X

X

7.

Spare mooring lines and/or wires should be readily available.



ANNEX C to the Hampton Roads Severe Weather Contingency Plan

STORM PREPARATION CHECKLIST FOR WATERFRONT FACILITIES


I. PORT CONDITION WHISKEY
(72 HOURS BEFORE ARRIVAL OF GALE FORCE WINDS)


DATE/TIME/INITIALS




(a) Review facility contingency plans. The contingency plans for barge fleeting
facilities should contain procedures for recovering breakaway barges and
specifically include the location or availability of tugs/towboats. Barge
fleeting facilities should also evaluate measures to reduce the size of their
fleets.

Note: Plans to nest barges with other vessels or to anchor barges must


be approved by the COTP.






(b) Review vessel arrival schedules.






(c) Review operational schedules to identify shipments of Cargoes of Particular
Hazard, Hazardous Material, and/or Dangerous Cargoes arriving via highway
or rail vehicles.


II. PORT CONDITION X-RAY
(48 HOURS BEFORE ARRIVAL OF GALE FORCE WINDS)


DATE/TIME/INITIALS




(a) Determine the special needs and intentions of vessels moored at the facility.






(b) Determine whether vessels desiring to remain moored to the facility during the
hurricane will be allowed to do so. Notify the vessel master, vessel agent, and the COTP of the facility’s decision.
NOTE: The COTP may direct the vessel or facility to take certain precautions to correct conditions which threaten the port or the environment, one of which may be to direct the vessels to proceed to sea or anchor.
(c) Set a time for the voluntary suspension of cargo handling operations. In doing
so, ensure that vessels have ample time to hire and schedule labor, arrange
pilots, contract tugs/towboats, and safely complete the transit to sea or a
hurricane anchorage prior to the setting of Port Condition ZULU. Notify the
COTP of the time established.





III. PORT CONDITION YANKEE
(24 HOURS BEFORE ARRIVAL OF GALE FORCE WINDS)


DATE/TIME/INITIALS




(a) Secure missile hazards and clear nonessential equipment and loose gear from
all wharves and piers.






(b) Secure or move hazardous material and dangerous cargo to a safe location.
Individual drums of hazardous material should be palletized and banded.
When palletized drums are stowed inside, they should be elevated off the floor
in a well-ventilated warehouse. When stowed outside, palletized drums
should be sheltered from the weather as much as possible, and in no case
stacked more than two high. Stacked pallets of drums should also be braced
and dunnaged to prevent shifting and/or toppling. Grounded containers
should be stacked no more than 3 high. Empty containers should be moved to
less flood prone areas if possible.

NOTE: Use Title 49 of the Code of Federal Regulations Parts 171-178 as a stowage and segregation guide, if the drums to be consolidated contain hazardous materials from different Hazard Classes/Divisions.







(c) Advise the COTP of any dangerous cargo which cannot be secured or moved
to a safe location.





(d) Prepare to secure cargo operations involving liquid bulk dangerous cargoes in
advance of the COTP setting Port Condition ZULU, unless permission is
requested and approval is received from the COTP. Operations involving
Cargoes of Particular Hazard or Certain Dangerous Cargoes will be secured,
without exception, at Port Condition ZULU.





(e) Ensure all self-propelled oceangoing vessels over 500 GT and all oceangoing
barges have departed moorings (unless permission has been granted by the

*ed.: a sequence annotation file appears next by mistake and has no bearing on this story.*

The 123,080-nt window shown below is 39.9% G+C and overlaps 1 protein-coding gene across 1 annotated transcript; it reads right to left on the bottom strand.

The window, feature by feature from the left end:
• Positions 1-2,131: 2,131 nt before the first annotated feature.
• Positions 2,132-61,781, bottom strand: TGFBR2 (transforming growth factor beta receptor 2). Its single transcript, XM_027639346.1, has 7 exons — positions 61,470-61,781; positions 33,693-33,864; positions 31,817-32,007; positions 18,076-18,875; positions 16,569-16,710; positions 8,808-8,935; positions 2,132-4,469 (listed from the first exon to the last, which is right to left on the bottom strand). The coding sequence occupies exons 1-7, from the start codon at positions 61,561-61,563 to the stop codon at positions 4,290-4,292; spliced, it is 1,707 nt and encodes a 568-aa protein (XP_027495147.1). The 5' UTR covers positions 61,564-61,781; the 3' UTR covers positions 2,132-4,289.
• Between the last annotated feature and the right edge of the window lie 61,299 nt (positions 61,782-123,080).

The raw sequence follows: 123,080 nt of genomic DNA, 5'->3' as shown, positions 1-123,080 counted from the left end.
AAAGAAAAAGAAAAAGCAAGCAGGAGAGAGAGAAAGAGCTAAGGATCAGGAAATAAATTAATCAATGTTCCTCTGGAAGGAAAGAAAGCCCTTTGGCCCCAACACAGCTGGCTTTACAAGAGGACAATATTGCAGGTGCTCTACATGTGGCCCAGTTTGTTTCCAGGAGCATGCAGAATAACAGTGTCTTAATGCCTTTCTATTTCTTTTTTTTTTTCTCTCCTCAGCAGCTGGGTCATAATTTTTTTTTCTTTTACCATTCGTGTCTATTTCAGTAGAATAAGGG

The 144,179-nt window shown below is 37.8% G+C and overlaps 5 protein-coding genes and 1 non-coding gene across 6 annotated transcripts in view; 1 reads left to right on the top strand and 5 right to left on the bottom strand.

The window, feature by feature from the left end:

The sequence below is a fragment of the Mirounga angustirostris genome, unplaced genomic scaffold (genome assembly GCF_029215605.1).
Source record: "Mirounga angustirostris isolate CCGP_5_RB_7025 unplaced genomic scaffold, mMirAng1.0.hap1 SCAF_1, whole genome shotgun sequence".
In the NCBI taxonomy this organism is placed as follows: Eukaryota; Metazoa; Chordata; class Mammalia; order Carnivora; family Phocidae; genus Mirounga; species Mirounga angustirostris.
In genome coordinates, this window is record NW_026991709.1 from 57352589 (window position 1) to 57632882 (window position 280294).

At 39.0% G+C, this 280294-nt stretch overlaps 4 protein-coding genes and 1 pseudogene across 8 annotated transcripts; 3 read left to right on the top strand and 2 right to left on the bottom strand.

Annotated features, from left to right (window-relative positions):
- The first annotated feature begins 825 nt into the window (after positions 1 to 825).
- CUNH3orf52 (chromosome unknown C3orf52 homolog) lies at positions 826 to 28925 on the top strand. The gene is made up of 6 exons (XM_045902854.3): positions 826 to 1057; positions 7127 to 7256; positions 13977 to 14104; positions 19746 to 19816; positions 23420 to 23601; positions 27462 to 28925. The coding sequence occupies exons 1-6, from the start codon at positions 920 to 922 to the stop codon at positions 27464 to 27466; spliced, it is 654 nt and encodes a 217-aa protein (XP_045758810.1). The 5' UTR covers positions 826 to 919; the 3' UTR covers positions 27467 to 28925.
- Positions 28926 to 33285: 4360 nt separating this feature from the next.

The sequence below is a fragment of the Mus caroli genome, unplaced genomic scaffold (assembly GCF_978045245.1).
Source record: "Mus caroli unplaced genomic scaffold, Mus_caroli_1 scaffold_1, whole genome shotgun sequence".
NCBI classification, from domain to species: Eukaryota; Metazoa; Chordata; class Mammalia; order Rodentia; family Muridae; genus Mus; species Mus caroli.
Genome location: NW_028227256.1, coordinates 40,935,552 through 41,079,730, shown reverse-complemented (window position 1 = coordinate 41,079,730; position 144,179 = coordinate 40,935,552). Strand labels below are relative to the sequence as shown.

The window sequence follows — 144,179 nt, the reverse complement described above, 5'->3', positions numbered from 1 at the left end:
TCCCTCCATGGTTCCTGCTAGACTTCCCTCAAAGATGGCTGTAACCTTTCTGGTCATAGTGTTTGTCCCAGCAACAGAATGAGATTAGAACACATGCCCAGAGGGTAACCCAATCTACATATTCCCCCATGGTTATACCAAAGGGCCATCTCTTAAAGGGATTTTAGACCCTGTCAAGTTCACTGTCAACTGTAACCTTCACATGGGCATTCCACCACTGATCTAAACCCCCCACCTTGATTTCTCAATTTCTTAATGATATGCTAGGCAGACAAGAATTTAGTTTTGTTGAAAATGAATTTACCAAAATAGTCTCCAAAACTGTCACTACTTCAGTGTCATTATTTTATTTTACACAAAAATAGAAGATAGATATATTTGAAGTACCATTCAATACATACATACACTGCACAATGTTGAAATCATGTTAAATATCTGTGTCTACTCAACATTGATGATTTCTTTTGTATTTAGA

COTP for such vessels to remain in port at the facility moorings).

IV. PORT CONDITION ZULU
(12 HOURS BEFORE ARRIVAL OF GALE FORCE WINDS)


DATE/TIME/INITIALS





(a) Secure cargo operations involving liquid bulk dangerous cargoes, unless
permission is granted from the COTP. Operations with Cargoes of Particular
Hazard or Certain Dangerous Cargoes will be secured in all cases.




(b) Oil transfer terminals should drain all loading arms and transfer hoses of
product, blank off hoses, empty and clean small discharge containment.






(c) All small craft owned by the facility that can be hauled out or trailered should
be removed from the water and secured well away from the effects of
possible storm surge and high winds.

ANNEX D to the Hampton Roads Severe Weather Contingency Plan
CARGO OF PARTICULAR HAZARD

"Cargo of Particular Hazard" is defined in Title 33 of the Code of Federal Regulations section 126.3 (33 CFR 126.3). Cargoes of Particular Hazard are:



  1. Division 1.1 or 1.2 explosives,

  2. Ammonium nitrate products, division 5.1 (oxidizing),

  3. Division 4.3 dangerous when wet products in excess of 60 metric tons,

  4. Division 2.3 and 6.1 poison inhalation hazard products,

  5. Class 7 highway route controlled quantity radioactive material or fissile material.

CERTAIN DANGEROUS CARGO
"Certain Dangerous Cargo" is defined in Title 33 of the Code of Federal Regulations section 160.204 (33 CFR 160.204). Certain Dangerous Cargoes are:


  1. Division 1.1 or 1.2 explosives,

  2. Division 1.5D blasting agents for which a permit is required,

  3. Division 2.3 poisonous gas that is also a material poisonous by inhalation, and that is in a quantity in excess of 1 metric ton per vessel,

  4. Division 5.1 oxidizing materials for which a permit is required,

  5. A liquid material that has a primary or subsidiary classification of Division 6.1 poisonous material that is also a material poisonous by inhalation, and that is in a bulk packaging, or that is in a quantity in excess of 20 metric tons per vessel when not in bulk packaging.

  6. Class 7 highway route controlled quantity radioactive material or fissile material,

  7. Bulk liquefied chlorine gas and bulk liquefied gas cargo that is flammable and/or toxic,

  8. The following bulk liquids: acetone cyanohydrin, allyl alcohol, chlorosulfonic acid, crotonaldehyde, ethylene chlorohydrin, ethylene dibromide, methacrylonitrile, oleum (fuming sulfuric acid), and propylene oxide, alone or mixed with ethylene oxide.

  9. The following bulk solids: Ammonium nitrate products and fertilizer, division 5.1 (oxidizing).




1 Checklists can also be found at http://homeport.uscg.mil, Port Directory – Hampton Roads.